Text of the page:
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The Internet

Web predictions for 1995 and 1999

I’m fascinated by 90s web culture so when I found two articles about predictions for the web during that time, I was excited.

The two articles come from Eric Berlin (1995 predictions, published on neonshop.com) Nielsen Norman Group (1999 predictions). I’ve picked out a few that took my fancy but I recommend you read both to get an idea for what the Web felt like 25 years ago.

Predictions for ’95

There will be a concerted effort by the U.S. Congress to regulate content on the Internet.

Kenny Greenberg

Software that handles virtually all network functions via one seamless interface will emerge and begin to dominate the commercial Internet marketplace.

Andrew Kantor

Smart searches. The first intelligent agent software packages will emerge, allowing Net users to ask for a specific piece of information like “What is the population of Fiji?” or “How far is Saturn from the Sun?” An agent will go out on the Net , find the information, and return it without the user knowing the source.

Kevin Savetz

Within the next three years, everyone from AT& T to Sony to your cable company will offer on-line dating, electronic gambling, video on demand, and role-playing games via a set-top box. That’s the Information Superhighway everyone wants!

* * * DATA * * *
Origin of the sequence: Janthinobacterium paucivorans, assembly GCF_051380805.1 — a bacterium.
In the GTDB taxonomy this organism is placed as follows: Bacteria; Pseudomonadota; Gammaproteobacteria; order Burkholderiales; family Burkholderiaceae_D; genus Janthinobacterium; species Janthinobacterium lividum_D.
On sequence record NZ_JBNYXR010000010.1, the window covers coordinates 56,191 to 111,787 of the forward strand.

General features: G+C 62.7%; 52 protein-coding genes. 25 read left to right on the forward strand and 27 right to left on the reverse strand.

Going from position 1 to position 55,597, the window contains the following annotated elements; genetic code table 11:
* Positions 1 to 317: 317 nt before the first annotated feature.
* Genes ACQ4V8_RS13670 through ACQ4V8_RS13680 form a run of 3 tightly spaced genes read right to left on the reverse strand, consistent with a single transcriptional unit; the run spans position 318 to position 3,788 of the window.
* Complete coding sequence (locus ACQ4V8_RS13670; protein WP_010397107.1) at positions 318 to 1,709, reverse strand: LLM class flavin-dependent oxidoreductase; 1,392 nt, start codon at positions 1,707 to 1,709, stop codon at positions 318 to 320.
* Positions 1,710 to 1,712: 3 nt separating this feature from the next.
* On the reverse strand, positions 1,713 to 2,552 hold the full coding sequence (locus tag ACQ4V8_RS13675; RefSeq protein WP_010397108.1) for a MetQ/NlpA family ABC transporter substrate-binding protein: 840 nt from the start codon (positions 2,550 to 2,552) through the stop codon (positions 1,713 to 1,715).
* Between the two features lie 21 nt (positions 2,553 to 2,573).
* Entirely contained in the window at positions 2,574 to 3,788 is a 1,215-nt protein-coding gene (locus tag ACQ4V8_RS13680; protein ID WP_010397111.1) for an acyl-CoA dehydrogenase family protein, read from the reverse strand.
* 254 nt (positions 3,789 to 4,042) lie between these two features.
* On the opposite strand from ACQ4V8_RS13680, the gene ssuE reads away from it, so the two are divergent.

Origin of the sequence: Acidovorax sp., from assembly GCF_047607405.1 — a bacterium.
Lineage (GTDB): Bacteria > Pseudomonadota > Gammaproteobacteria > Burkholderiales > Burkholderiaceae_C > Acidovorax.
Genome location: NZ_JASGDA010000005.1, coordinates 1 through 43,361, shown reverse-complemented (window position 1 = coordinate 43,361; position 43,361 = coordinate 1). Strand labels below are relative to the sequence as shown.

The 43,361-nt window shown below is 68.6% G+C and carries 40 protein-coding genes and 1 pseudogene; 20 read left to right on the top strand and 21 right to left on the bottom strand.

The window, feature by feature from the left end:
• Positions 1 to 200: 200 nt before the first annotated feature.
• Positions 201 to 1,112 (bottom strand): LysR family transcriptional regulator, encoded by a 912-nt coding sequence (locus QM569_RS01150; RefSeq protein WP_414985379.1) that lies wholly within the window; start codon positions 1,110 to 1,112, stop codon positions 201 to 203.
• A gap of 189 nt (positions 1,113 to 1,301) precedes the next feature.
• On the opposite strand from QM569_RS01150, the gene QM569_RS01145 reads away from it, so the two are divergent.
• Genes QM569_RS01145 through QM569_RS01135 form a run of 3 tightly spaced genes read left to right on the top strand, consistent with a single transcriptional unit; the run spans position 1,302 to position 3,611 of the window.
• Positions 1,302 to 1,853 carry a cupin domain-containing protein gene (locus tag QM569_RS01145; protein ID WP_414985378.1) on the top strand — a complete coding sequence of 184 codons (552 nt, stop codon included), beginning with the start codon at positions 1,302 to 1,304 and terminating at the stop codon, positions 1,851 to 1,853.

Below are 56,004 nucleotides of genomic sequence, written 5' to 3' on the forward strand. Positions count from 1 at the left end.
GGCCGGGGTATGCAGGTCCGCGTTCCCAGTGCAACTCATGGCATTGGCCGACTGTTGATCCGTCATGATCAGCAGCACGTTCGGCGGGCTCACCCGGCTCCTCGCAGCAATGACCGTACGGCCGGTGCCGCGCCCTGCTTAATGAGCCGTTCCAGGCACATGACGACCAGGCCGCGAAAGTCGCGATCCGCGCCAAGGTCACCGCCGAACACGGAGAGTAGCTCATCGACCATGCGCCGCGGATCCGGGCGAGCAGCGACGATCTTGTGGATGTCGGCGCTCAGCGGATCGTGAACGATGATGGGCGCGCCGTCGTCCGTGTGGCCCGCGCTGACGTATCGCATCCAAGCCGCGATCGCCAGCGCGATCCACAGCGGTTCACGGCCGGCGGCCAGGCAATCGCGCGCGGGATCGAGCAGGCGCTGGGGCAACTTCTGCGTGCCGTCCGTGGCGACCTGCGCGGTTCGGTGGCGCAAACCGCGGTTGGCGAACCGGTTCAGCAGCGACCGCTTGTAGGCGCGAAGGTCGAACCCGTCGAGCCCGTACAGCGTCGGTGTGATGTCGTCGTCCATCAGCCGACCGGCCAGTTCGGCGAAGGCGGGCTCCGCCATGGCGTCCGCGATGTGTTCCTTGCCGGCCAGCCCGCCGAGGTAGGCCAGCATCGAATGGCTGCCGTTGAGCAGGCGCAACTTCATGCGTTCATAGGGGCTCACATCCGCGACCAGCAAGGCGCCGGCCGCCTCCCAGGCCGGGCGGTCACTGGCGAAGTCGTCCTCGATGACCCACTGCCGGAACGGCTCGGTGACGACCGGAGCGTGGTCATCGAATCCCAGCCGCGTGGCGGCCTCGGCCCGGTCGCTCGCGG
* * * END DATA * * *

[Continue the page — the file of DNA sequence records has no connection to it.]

Joel Snyder

Conflicts between local and global Internet jurisdictions will become more pronounced, especially over censorship issues. How will prosecutors in Tennessee go after posters from Denmark?

Aaron Weiss

Predictions for the Web in 1999

Mobile access will be the third Killer App for the Internet after email and Web browsing. During 1999, it will become common to access the Internet from portable devices with a wireless modem. Untethered use will lead to many innovative Internet services under the slogan “anyone, anywhere, anytime: connected .”

Websites currently fail to give good customer service: not only is it close to impossible to find anything on the Web, but it is very hard to be allowed to be a customer. Smooth transactions and good follow-up are foreign concepts to most Web businesses. In particular, websites are poor at handling exceptions and odd cases, even though exceptions are the rule in human behavior.

Do I really predict the emergence of good self-service support on websites in 1999? It is for sure one of the greatest opportunities for ecommerce sites to distinguish themselves – both relative to other websites and relative to physical companies. Good automated service is a “small matter” of good task analysis, good usability, and some programming.

Toward the end of 1999, some Y2K problems will emerge on the Web. The Web is less susceptible to Year 2000 bugs than most other computer systems:

The Internet runs on modern computers that are “cleaner” than mainframes and embedded systems

Content dominates the Web user experience: plain text and graphics will continue to “run” no matter what the year

The software part of the Web was implemented during the last few years during a time of high visibility for Y2K

While some of these may not have happened, some did… just not in the year they predicted. Or at least they’re still in progress.

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